Harnessing Educational Management: Strategies for Embracing Diversity

a photo of educational management

Management has been defined by many scholars from various field of study. But for the purposes of our discussion we are saying that management is the process of planning, organizing, directing and controlling of human and material resources in an effective and efficient manner for the attainment of an organizational or institutional objectives or goals. Management has four main functions and these functions are planning, organizing, directing and controlling.

Planning is the process of deciding in advance what to do and the method of doing them. So anything that has to do with deciding in advance and employing various method to be able to achieve that thing is considered to be a planning activity.

Organizing when we talk about organizing, we are referring to the act of establishing a formal structure of authority within an organization or institution. In other words, we are saying that it is the process of dividing wake into various sections and departments.

Directing is the process of guiding and inspiring subordinates to be able to achieve organizational set goals or objective.

Controlling is the process of comparing actual results with set targets. So the act of comparing actual results, what you actually obtain from the targets that you set for yourself and making the necessary corrections where needed is known as controlling.

Educational management is therefore concerned with any planning activity that is concerned with formulation of educational policies and programs for the purposes of achieving educational goals or objectives.

One of the scholars by name Gallick and Orwick defined management using the various functions in management with an acronym POSDCoRB and in their definition they actually linked it in the educational setting. Let’s consider it in our discussion and how it was related to some of the activities within the educational domain.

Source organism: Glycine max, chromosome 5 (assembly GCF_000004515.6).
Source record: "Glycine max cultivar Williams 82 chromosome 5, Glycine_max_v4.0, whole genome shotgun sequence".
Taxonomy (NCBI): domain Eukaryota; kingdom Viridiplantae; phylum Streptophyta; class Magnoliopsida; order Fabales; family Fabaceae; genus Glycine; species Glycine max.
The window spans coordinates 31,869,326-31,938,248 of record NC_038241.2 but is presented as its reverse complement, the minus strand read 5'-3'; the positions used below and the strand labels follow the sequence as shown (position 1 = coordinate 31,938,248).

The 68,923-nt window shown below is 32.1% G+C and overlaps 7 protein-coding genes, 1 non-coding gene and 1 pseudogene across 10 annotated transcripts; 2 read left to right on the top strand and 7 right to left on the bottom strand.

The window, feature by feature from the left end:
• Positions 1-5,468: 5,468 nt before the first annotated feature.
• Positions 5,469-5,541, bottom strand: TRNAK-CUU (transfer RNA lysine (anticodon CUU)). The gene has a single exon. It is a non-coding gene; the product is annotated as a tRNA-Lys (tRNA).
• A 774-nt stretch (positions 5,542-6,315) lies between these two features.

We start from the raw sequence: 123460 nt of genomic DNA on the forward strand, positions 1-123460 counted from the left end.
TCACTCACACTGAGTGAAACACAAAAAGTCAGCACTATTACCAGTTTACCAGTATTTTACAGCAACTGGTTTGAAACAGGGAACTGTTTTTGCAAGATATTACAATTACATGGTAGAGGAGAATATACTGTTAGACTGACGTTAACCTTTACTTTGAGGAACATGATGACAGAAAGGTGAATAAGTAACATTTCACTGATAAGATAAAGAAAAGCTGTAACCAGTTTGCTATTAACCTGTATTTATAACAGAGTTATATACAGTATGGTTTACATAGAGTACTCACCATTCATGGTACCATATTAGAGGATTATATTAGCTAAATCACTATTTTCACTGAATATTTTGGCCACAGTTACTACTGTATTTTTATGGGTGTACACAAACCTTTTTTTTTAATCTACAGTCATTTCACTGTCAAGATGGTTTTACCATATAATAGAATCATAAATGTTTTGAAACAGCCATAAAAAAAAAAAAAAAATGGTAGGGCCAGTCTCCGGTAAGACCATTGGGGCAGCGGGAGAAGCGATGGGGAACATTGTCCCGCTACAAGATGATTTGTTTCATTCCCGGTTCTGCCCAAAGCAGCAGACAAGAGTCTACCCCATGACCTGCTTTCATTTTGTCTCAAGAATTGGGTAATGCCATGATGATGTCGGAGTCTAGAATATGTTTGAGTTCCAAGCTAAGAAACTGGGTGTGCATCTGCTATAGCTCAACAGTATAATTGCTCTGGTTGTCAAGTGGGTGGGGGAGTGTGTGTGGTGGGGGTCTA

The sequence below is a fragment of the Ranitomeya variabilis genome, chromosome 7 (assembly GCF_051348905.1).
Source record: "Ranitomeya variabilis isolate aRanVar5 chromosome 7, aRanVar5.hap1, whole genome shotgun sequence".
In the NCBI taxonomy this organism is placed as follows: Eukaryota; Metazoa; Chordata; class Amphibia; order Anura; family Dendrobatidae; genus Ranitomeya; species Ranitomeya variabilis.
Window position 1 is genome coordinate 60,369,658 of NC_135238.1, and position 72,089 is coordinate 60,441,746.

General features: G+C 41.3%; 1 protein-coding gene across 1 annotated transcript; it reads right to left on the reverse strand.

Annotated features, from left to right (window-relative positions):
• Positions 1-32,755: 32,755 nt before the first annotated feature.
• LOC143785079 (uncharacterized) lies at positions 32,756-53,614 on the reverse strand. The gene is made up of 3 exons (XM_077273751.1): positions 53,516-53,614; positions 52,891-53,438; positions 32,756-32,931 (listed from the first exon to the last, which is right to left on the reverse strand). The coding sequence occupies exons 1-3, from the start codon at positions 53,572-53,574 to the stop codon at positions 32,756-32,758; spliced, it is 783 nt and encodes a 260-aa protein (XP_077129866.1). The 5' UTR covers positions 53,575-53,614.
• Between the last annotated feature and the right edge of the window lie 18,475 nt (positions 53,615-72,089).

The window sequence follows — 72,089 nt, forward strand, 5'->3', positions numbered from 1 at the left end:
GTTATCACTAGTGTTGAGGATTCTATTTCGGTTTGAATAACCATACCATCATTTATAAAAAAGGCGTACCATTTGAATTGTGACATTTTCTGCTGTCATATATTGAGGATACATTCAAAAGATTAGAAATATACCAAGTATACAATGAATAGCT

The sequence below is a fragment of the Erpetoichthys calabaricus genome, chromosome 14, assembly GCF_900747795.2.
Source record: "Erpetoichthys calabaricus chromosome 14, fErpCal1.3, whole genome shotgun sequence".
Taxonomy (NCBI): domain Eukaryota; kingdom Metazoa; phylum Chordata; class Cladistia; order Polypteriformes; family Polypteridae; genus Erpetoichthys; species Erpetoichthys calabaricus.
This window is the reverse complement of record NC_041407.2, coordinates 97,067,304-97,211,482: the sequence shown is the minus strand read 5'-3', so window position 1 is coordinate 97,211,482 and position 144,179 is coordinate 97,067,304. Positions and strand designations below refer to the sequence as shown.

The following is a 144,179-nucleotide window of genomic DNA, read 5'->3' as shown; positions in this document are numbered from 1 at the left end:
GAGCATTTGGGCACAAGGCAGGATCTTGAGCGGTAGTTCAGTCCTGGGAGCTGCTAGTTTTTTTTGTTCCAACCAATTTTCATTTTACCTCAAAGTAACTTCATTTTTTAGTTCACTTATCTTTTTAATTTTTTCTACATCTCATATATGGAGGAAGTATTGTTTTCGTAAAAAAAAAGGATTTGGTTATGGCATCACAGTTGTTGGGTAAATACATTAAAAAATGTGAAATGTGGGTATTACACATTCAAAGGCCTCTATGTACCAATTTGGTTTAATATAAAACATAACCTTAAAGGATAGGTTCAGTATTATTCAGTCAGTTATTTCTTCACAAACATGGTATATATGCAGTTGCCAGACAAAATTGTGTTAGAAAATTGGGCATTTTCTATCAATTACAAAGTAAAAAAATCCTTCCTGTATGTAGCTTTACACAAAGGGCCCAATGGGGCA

Planning: We have already defined planning to be deciding in advance what need to be done and various method that is being employed in performing those activities. Now in our educational setting, examples of activities that is considered under planning includes preparing and drawing of timetables, school calendar, scheme of work. You could realize that all these activities are prepared in advance in educational setting and it serves as a guide for the activities that need to be done at each particular point in time.

Organizing: We have already also tackled organizing and we said that it is the act of establishing formal structures of authority and dividing work into various sections and department. Examples given in the educational setting are as follows. Appointments of Headmasters, Senior Housemasters, Housemasters, School Prefect, and various work that we do in our schools. So you could realize that if a Housemaster has a complaint, you don’t just stand up and move to the Headmaster and lodge your complaint. You need to pass through the various channels or protocols. So the Housemaster would have to go to the Senior Housemaster and the Senior Housemaster would then go to Assistant headmaster. Then finally the Assistant headmaster will then go to the Headmaster and it follows in that order. So there is a chain of command and other duties that need to be performed too are also divided. For instance, various subjects have been assigned to various teachers with various expertise and experience.

Staffing: It is the process of recruiting qualified personnel, giving them the necessary training and maintaining their professional development and growth. Examples of staffing activities in the educational setting includes; recruiting and assigning staff personnel, providing and ensuring the welfare of the various personnel, etc.

Directing: It is the process of guiding, influencing and inspiring subordinates to achieve set goals. Examples are motivation, influence. Directing is considered to be anything that is done with the intention of motivating, guiding, influencing, and inspiring subordinates to give out the best of his or her performance.

Coordinating:  This refers to the act of harmonizing various departments, units, sections and bringing them together in order to achieve the set goals. So with this, different departments, different units, different sectors don’t see themselves different within the organization. It is in this perspective that an organization is seen as a single entity but with different departments and units. Here an example is drawing of timetable to avoid clashes for teachers who are handling various subjects.